There is nothing more I enjoy doing than sitting in a museum or gallery sketching an object, artifact, or painting. During Covid-19 lockdown this is not possible, but the De Morgan Collection has a fantastic online collection where you can see images of all of the artworks. My favourite at the Watts Gallery, where I volunteer, is the Fish and Petal Rice Dish (1888-1907).

Every item in a museum or gallery’s collection each has its very own story, but I find the best way to really ‘see’ and object is by sketching it.  For this blog post the De Morgan’s collection curator asked me to talk about my favourite piece, I knew instantly from the De Morgan talks that I deliver in normal circumstances, mine would be the rice dish.  Like a lot of artists, William was not very inventive when naming his work. In fact, it was more of a simplistic description for instance the Fish and Petal Rice Dish, from the title you would expect to see petals and fish on a dish. But with all of De Morgan’s pieces there is always more to it than that. When I look at his ceramics, I am always blown away by how intertwined the shape and decoration complement each other so beautifully and skilfully. The bump in the centre is hollow on the reverse, it is the traditional shape of a middle eastern dish which ensures the rice stays warm and fluffy. It also makes the dish an aesthetically pleasing shape which is why De Morgan chose it. The Fish and Petal Rice Dish has been thrown beautifully with its undulating curves that replicate the ripples of a pool, the movement of water is further emphasised by the blue wiggly lines and vibrantly painted fish swimming around.

You will see in my sketch that I have used the photograph online to sketch from, but with all photographs they flatten the image. Bearing this in mind I decided to use a compass to draw each ‘ripple’ as a circle recreating the dish in a two-dimensional manner. From previous experience of sketching De Morgan designs, I knew this one would be deceptively complex, but with pleasurably flowing lines.


De Morgan did not fail to surprise me this time, just as he has previously when I have come to sketch a design. I have looked at this particular dish many times, but I had failed to notice that all the way around the outer rim, twenty turquoise blue fish swim delightfully between the petals, that look to me as if they are gently swaying pond plants. The movement created by these fish and plant life add to the overall aesthetic of this piece. When I had looked before I thought that the only fish were the ones near to the centre and that there were only a few orange fish darting in and out of the foliage. It was not until I was sketching that I could clearly see five groups of six brightly coloured orange and turquoise fish dancing around each other as if in a feeding frenzy. William De Morgan does not just capture the flipping of their fins and curvature of their bodies he manages to give each fish its own personality, which I found exceedingly difficult to capture. I would not dream of trying to copy his masterful creation, especially as my aim was to look more closely at his design in an attempt to discover his process and discover the finer detail, so my decision was to sketch out just a small section of the design. I worked from the centre, where I discovered a previously missed feature, small yellow dots as though they make up the centre of a flower head. I worked my way up towards the group of fish, noticing all the different angles and poses William had captured them in, I decided to move the two fish on the outer edges of huddle down lower so that I could concentrate on them fully, as I had no intention of recreating the dish as a whole. Then working my way up to the outer rim, the turquoise fish was such a jolly fellow darting in and out of, as I discovered a complex ‘petal’. The outer rim has different shades of blue, turquoise, and greens, although I am not a ceramicist with my limited experience, I can appreciate the skill that has gone into being able to achieve such depth and range of colours.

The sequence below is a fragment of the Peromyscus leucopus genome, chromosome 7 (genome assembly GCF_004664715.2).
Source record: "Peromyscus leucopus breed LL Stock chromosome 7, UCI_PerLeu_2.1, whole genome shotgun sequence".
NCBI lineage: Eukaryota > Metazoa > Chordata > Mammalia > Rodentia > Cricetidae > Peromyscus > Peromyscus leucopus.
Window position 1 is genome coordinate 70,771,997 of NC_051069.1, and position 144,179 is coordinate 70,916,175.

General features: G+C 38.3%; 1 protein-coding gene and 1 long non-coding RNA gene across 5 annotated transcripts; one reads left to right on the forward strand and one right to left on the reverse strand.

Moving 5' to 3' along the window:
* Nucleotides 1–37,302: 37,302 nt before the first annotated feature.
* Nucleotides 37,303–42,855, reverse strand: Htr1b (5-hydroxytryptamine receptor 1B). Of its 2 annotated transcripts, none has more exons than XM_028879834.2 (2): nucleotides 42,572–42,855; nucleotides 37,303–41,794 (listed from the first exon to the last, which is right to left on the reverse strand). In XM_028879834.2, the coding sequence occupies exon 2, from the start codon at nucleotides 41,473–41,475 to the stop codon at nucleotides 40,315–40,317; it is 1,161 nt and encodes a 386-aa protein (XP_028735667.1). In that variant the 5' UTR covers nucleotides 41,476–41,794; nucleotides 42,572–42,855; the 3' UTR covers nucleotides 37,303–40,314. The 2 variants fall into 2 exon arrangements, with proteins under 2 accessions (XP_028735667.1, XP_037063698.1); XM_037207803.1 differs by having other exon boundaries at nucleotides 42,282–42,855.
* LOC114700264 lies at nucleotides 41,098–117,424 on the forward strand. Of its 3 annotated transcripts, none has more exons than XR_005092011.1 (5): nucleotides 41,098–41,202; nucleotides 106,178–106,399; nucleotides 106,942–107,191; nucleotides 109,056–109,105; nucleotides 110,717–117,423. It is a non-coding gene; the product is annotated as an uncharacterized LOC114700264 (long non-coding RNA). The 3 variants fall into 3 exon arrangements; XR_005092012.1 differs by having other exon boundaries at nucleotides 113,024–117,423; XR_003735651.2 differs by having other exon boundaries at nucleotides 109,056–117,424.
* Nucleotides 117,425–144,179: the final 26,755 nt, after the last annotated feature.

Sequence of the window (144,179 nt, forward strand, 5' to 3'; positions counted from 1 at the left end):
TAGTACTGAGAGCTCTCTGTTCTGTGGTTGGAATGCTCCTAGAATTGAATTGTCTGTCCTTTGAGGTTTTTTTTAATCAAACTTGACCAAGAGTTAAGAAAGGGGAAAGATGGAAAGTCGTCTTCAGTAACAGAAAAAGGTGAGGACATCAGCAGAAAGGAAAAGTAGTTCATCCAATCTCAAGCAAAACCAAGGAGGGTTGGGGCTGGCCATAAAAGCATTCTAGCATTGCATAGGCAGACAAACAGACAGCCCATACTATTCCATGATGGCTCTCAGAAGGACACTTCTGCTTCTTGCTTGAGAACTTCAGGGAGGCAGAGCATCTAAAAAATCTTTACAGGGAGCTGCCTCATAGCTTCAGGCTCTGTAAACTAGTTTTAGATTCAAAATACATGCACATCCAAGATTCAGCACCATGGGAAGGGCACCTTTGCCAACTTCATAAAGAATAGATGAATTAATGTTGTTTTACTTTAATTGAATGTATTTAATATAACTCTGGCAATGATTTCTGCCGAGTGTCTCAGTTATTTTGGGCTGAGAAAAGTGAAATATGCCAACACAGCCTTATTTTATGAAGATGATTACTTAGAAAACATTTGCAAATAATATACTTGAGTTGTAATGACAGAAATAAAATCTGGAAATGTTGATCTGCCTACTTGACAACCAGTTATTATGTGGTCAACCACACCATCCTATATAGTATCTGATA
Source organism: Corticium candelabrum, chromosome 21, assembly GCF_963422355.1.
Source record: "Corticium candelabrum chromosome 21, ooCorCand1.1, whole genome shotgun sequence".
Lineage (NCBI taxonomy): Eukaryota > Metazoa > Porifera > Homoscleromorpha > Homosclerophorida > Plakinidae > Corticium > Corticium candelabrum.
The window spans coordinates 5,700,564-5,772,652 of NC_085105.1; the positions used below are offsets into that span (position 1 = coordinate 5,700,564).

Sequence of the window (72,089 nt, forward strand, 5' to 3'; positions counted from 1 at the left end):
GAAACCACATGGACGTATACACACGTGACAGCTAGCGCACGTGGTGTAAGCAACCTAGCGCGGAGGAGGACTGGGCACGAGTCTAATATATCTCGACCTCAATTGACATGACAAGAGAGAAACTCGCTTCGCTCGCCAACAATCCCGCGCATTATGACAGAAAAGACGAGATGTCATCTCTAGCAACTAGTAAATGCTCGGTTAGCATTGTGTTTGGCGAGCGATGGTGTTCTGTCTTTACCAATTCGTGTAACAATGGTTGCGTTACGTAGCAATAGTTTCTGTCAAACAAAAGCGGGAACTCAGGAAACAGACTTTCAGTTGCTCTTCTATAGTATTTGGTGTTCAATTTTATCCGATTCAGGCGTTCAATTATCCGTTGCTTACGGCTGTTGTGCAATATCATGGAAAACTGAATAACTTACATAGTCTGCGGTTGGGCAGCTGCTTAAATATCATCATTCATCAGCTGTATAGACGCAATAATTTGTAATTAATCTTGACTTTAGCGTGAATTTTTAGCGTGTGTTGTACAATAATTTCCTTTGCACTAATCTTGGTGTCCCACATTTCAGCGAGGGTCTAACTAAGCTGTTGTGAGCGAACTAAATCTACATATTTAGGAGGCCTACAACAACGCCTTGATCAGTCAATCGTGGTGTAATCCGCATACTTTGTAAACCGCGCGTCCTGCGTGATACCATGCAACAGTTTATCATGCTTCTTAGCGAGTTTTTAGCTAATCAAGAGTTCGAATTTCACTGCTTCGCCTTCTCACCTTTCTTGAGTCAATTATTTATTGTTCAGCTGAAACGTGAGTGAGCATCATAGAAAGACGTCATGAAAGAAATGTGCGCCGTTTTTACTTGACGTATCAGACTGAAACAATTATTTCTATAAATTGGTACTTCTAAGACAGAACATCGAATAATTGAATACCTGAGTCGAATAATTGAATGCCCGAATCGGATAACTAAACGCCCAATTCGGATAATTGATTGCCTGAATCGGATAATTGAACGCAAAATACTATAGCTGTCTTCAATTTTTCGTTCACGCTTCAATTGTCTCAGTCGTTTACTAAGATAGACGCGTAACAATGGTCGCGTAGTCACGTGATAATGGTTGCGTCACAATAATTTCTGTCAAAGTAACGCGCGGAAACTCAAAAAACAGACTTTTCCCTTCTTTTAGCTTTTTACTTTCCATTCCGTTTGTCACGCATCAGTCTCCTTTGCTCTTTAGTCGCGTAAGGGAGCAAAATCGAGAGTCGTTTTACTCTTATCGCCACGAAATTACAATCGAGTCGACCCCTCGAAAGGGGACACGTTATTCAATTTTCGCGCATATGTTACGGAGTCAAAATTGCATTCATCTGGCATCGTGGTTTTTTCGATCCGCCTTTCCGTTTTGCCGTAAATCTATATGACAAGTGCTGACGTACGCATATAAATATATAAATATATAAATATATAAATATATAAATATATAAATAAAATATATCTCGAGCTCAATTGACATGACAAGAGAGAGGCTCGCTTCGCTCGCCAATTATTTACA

I chose to use pencils rather than paints, even though I was at home I wanted to place myself in the virtual position of being within the confines of a gallery and within that environment I would not be able to take paints. I would normally have with me a very small kit comprising of a small A5 sketchbook and a 2B and 4B pencil, I did however for this exercise allow myself some colours using pencils as I figured I could probably be able to use those in any gallery and I didn’t feel I would do any justice to William De Morgan’s Iznik inspired colour palette with graphite alone. I am also trying to improve my skills with coloured pencils at the moment so grab any opportunity to use them that I can. As with the other opportunities to sketch a De Morgan design I found it a pleasurable uplifting experience as well as a voyage of discovery. The longer I study each of William De Morgan’s ceramics the more there is to learn and discover and enjoy, I am always left with the sense of admiration for his skill and ability to create pieces of art that complement the form and vice versa, it is not surprising that his aesthetic style was and is so popular. 


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